All of Verbinski’s obvious efforts to make Rango into something truly different in the animation genre don’t quite coalesce, though. The plot arcs towards the formulaic at just the predicted juncture, and Logan’s script abruptly stops informing us that it’s aware of this formula at just the wrong time. We are at least provided with Rango’s meta meeting with “the Spirit of the West” (a ringer for Clint Eastwood voiced by Deadwood’s Timothy Olyphaunt) at a crucial moment, complete with alabaster chariot (a golf cart), mock-heroic pronouncements, and supernatural suggestions; when Rango asks him if they are in heaven, the Spirit replies with one of script’s most gobsmacking dialogic oddities: “If it were, we’d be eating strawberry Pop-Tarts with Kim Novak.”

In the last moments of the film, just as Sheriff Rango makes ready to ride into the stereotypical sunset, a precocious Dirtonian minor (voiced by Abigail Breslin) provides a canned academic summary of the film’s self-conscious theme that sounds like a direct quote from the aforementioned Campbell: “In order to satisfy the needs of the collective, the hero must abandon the self and solidify his image as an icon.” Had the last act or two of the film preceding this statement not forsaken this species of savvy self-reflexivity for generic plot turns, perhaps this last-ditch swing for the meta-commentary fences would resonate more. As it is, though, Rango grants more than free rein to magnificent surrealist imagery and cultivates a distinctly odd sense of humour, and is far smarter about even its least original elements than most films of its type. I’m not sure if it’s brilliant or just deeply cracked, but it’s worth judging that for yourself, if you can handle it.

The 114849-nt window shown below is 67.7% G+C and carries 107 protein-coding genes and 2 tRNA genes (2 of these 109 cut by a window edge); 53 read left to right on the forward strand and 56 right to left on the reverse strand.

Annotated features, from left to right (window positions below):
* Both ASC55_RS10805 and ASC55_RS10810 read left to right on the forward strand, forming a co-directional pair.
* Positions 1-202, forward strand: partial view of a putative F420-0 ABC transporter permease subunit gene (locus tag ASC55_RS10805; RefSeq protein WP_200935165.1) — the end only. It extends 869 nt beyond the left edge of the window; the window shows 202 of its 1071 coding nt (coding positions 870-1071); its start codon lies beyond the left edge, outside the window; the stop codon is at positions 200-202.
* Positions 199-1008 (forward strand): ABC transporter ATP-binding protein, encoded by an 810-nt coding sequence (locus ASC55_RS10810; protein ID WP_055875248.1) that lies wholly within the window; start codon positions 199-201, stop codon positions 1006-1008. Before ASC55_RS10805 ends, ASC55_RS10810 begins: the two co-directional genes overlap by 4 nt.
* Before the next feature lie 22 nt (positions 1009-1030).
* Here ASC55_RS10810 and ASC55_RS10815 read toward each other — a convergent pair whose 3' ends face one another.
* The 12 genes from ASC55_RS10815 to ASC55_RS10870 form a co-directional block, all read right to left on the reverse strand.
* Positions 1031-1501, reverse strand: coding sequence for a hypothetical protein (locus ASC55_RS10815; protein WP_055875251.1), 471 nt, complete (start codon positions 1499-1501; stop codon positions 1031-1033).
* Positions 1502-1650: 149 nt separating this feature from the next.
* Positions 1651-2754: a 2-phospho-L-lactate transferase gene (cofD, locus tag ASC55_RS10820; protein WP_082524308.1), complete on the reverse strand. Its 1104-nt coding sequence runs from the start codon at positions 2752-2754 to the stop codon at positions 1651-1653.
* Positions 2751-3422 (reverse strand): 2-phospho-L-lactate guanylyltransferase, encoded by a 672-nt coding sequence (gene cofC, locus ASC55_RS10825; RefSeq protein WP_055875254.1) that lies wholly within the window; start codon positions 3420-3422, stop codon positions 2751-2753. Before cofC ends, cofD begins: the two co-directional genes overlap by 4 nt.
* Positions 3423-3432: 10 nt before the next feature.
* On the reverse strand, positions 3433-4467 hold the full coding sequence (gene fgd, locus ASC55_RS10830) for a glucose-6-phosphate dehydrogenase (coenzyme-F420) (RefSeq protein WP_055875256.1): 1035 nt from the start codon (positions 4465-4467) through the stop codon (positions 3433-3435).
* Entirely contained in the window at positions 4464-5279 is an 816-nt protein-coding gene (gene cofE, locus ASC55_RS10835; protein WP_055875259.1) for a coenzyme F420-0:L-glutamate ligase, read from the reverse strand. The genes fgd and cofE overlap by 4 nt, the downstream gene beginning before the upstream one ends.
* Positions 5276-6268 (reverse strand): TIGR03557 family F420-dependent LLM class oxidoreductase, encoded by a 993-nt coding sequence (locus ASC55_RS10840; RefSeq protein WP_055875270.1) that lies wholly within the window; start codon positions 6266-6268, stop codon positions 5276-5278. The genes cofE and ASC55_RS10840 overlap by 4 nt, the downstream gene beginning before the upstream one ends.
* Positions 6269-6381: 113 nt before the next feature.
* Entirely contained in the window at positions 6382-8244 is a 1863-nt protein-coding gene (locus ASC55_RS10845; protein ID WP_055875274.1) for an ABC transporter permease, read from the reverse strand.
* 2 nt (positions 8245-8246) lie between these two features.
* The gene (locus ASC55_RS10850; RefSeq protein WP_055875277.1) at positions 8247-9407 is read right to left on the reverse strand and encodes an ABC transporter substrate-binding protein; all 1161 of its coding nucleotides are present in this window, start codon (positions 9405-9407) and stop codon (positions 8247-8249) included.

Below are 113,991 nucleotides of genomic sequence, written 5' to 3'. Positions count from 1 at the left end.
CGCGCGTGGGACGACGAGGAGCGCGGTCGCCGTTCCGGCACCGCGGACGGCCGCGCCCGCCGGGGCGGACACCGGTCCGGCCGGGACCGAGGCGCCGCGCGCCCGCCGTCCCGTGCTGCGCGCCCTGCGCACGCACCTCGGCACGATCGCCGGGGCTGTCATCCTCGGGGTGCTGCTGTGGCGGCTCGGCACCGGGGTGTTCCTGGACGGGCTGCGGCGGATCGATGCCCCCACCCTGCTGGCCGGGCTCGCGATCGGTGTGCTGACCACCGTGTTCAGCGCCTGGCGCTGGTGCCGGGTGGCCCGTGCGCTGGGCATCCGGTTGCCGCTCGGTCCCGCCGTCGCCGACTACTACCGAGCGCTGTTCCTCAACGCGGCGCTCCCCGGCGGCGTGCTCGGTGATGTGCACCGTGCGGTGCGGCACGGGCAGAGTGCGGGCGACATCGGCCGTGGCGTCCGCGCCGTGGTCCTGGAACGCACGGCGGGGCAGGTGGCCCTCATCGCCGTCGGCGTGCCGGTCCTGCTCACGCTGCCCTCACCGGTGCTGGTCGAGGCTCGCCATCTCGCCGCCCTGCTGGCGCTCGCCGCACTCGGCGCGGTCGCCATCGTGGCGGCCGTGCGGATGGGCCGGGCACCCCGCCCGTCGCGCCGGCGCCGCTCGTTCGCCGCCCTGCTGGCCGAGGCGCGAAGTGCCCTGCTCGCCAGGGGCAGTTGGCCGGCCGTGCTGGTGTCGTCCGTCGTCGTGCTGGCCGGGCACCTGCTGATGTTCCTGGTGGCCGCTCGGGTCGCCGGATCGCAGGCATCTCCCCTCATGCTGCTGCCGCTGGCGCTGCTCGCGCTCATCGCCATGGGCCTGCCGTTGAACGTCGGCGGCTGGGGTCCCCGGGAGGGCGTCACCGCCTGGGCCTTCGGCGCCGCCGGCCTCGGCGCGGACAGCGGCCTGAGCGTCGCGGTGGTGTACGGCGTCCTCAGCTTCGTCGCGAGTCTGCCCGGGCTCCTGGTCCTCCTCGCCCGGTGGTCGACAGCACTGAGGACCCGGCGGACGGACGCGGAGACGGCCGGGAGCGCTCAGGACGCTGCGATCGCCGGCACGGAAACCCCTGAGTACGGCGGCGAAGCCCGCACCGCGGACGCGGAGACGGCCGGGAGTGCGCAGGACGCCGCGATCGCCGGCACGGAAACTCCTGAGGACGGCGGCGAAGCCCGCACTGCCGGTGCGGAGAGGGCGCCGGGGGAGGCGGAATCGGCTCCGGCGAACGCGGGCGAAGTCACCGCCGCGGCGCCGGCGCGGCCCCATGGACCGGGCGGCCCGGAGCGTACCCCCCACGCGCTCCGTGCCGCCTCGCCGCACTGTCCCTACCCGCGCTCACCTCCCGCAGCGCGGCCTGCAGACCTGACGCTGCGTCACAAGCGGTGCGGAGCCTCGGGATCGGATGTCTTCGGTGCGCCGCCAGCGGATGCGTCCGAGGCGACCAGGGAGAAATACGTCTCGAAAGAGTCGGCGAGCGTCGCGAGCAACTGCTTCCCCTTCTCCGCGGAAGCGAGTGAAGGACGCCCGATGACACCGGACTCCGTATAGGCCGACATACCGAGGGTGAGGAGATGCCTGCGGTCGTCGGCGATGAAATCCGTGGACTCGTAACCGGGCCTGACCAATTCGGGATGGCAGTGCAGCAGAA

Categories: Film, Reviews
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  1. January 8, 2013 at 8:45 pm